A Good Golfer Broiled: Tiger Woods Just Getting Started
Has Whack and Hack been taken?
Scrambling headline writers are getting desperate in the contest to score big in the Tiger Woods pun contest.
Right now, reporters all over the world are duct-taped to chairs, roped to desk legs, super glued to their computers, all in an effort by headline writers world wide to win the golf/Tiger pun-a-thon.
“More Woods. More Woods,” editors scream as they frantically try to churn up the fire, flailing on their reporters to just please find something new.
“Can we get a story that justifies using ‘belly putter’? How about ‘Dew Sweeper’ or ‘Die in the Hole’? C’mon, people, this ain’t no 19th hole, ya know...heh, heh!”
In the Saturday Washington Post, a story by John Feinstein, who, it is noted, has written 25 books, is headlined “A Rough Tiger Can’t Escape.” Get it? A “ROUGH” Tiger.
Ewwww...I bet that one only has been used about 256 times. Nice.
Of course (get it:? “COURSE”), Feinstein, who wrote a book about the PGA, believes the Tiger Woods story ranks as one of the most important of all time.
“This isn't Paris Hilton going to jail or some Hollywood couple breaking up and reconciling every other month,” he writes. “ It isn't even the governor of South Carolina disappearing for several days to be with his mistress.”
Hmmm. The South Carolina governor can order the National Guard into the state to insure domestic tranquility or order evacuation of the state in cases of natural disasters like 1999’s Hurricane Hugo.
According to Feinstein, Woods’ importance trumps that of a man who could order thousands of National Guardsmen to march in, heavily armed, and, perhaps, even question whether one had put one too many sticks in his golf bag.
Turns out, Feinstein even believes children from every corner of the world believed they were Tiger Woods.
“Michael Jordan (Woods's role model in many ways) once did a commercial that urged people to "Be like Mike." The Woods version was an ad in which children around the world looked into a camera and said, "I am Tiger Woods,” Feinstein breathlessly writes.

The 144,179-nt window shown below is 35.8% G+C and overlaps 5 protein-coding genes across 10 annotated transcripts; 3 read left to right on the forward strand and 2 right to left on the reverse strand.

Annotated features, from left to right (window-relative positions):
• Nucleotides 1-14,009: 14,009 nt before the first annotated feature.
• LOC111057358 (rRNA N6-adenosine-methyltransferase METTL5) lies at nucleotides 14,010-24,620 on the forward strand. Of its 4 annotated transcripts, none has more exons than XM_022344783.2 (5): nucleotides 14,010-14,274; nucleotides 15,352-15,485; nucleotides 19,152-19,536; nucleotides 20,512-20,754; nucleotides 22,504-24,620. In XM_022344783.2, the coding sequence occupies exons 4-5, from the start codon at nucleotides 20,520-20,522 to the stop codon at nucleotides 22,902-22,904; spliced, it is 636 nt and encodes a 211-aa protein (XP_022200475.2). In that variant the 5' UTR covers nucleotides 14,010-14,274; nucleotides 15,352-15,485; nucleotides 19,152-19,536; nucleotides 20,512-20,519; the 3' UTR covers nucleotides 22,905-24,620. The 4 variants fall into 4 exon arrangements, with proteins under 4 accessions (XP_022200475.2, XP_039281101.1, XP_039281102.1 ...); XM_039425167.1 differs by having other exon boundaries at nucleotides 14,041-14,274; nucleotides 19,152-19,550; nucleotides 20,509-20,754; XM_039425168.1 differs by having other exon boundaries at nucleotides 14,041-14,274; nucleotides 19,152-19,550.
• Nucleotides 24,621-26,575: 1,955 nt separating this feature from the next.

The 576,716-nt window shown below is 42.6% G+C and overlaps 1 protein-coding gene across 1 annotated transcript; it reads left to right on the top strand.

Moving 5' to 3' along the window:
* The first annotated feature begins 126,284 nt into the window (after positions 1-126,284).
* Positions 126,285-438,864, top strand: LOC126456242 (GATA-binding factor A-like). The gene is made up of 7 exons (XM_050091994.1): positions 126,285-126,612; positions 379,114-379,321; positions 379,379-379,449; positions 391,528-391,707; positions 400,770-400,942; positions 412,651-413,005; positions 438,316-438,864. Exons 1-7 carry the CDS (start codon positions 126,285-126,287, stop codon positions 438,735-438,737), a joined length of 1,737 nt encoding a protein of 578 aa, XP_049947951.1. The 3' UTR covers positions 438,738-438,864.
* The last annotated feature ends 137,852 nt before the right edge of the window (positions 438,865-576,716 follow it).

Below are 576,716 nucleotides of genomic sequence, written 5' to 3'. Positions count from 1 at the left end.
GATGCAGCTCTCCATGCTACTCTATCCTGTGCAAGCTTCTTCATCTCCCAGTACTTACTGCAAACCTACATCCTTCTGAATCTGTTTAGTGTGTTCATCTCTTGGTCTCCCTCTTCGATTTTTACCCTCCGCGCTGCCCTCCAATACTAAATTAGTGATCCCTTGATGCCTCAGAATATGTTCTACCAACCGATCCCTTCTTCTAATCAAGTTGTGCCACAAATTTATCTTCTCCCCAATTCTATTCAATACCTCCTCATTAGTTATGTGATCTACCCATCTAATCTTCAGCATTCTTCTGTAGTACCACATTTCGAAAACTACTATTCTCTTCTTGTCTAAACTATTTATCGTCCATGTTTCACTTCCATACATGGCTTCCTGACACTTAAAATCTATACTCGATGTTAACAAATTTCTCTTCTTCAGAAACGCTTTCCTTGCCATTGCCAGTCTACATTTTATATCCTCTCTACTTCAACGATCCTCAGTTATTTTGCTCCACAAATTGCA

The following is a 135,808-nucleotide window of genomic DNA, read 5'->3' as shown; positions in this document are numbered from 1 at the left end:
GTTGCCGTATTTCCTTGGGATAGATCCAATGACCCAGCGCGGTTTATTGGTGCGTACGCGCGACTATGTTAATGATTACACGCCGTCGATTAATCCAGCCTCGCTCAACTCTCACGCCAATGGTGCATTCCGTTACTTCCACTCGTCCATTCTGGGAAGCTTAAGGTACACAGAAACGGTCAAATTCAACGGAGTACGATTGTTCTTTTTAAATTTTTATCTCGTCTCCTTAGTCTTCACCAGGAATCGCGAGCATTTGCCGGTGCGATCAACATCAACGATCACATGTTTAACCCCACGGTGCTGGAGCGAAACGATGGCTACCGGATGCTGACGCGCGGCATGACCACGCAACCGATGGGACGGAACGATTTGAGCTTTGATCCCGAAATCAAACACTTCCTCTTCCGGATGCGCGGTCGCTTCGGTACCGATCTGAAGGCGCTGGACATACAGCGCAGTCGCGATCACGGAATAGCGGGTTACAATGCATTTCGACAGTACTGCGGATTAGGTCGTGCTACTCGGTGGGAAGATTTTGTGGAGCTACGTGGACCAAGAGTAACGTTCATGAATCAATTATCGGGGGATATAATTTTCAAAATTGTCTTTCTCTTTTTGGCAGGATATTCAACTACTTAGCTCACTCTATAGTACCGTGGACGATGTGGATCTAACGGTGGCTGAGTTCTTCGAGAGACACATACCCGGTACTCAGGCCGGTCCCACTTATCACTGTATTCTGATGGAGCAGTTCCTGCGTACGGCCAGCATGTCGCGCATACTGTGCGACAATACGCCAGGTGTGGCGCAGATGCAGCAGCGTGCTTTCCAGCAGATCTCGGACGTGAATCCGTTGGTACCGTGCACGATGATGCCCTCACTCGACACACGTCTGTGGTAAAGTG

FORE! Don’t look now, Mr. Feinstein, but I believe those children probably didn’t just stroll up to the nearest camera, in Darfur or Jamaica or Mexico City, to proclaim their new identity as da Tiger man.
There are, like, um, these guys, who according to the television series “Mad Men” frantically suck down Scotch and cigarettes all day (if not ascertaining whether their mistresses got...well, ahem...a bikini wax recently), and then make up slogans and jingles and pretty pictures to convince you to buy a product.
Yeah, I really liked it when the whole world got together to warble about how they would like to buy the world a Coke, but then I figured out if the whole world was slurping Cokes and singing about how they’d like to buy the world a Coke, who was left to buy for?
Mr. Feinstein duffs it when he says the “I am Tiger Woods” commercial message “was simple: Everyone should aspire to grow up to be Tiger Woods.”
If everyone tried to be Tiger Woods, then who would be like Mike? Or buy the world a Coke to keep it company?
Wasn’t the “I Am Tiger Woods” message also about a teeny, tiny check mark into the account books of a certain shoe company?
Of course (double lie, folks, double lie), Feinstein says all those chil’ren ‘round the world who stepped and shouted those candid messages about being Tiger Woods don’t want to be Tiger anymore.
“That’s over now. Oh sure, the kids will still want the athletic talent and the money, but they won’t want the legacy created in the past week by Wood’s admission...” Feinstein writes.
Yer joshing us, right, Mr. Feinstein? For hundreds and hundreds of days before the first tournament Tiger Woods announces he is playing in, ESPN, and hundreds of other of their ilk, will splay it from end to the other.
Analysts, psycho-analysts, mistresses, wanna-be-mistresses, celebrity attorneys, celebrity mistresses’ attorneys, marketing gurus, ad men (no cigarettes and Scotch for those boys now days...gotta keep healthy for the trips overseas to ratchet up the workforce), and even just plain ol’ golf announcers will prove terrorist attacks are nuthin’ compared to a man with a stick trying to get a ball in a hole after he was pilloried for doing just about the same thing in his off-duty hours.
Kids posting on Facebook will ask “How do I become Tiger Woods” and whip up You Tube videos posturing as Tiger Woods.
A golf announcer might just resurrect an ol’ bikini wax reference because, after what we’ve just seen in ‘golf analysis’ and journalism, what’s a few split hairs?
Jeepers, Mr. Feinstein, you’ll probably write another bestselling book. May I suggest a working title of "A Good Walk Soiled?"
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